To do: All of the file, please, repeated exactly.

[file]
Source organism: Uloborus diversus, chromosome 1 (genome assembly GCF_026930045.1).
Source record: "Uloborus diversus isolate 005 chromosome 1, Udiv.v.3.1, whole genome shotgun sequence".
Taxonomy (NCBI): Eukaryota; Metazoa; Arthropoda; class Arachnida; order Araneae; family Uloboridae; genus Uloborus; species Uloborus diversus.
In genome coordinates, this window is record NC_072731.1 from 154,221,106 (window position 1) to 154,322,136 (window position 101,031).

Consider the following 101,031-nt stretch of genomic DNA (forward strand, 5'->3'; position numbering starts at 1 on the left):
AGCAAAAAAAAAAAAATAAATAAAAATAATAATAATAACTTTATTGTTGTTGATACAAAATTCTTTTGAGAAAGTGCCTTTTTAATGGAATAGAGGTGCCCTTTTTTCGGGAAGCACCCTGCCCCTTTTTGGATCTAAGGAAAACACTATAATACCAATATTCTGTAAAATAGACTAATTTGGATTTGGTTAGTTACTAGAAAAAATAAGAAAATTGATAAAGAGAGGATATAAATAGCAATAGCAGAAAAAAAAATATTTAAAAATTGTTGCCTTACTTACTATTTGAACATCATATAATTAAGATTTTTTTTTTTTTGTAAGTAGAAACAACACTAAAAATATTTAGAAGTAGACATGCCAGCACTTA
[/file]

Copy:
Source organism: Uloborus diversus, chromosome 1 (genome assembly GCF_026930045.1).
Source record: "Uloborus diversus isolate 005 chromosome 1, Udiv.v.3.1, whole genome shotgun sequence".
Taxonomy (NCBI): Eukaryota; Metazoa; Arthropoda; class Arachnida; order Araneae; family Uloboridae; genus Uloborus; species Uloborus diversus.
In genome coordinates, this window is record NC_072731.1 from 154,221,106 (window position 1) to 154,322,136 (window position 101,031).

Consider the following 101,031-nt stretch of genomic DNA (forward strand, 5'->3'; position numbering starts at 1 on the left):
AGCAAAAAAAAAAAAATAAATAAAAATAATAATAATAACTTTATTGTTGTTGATACAAAATTCTTTTGAGAAAGTGCCTTTTTAATGGAATAGAGGTGCCCTTTTTTCGGGAAGCACCCTGCCCCTTTTTGGATCTAAGGAAAACACTATAATACCAATATTCTGTAAAATAGACTAATTTGGATTTGGTTAGTTACTAGAAAAAATAAGAAAATTGATAAAGAGAGGATATAAATAGCAATAGCAGAAAAAAAAATATTTAAAAATTGTTGCCTTACTTACTATTTGAACATCATATAATTAAGATTTTTTTTTTTTTGTAAGTAGAAACAACACTAAAAATATTTAGAAGTAGACATGCCAGCACTTA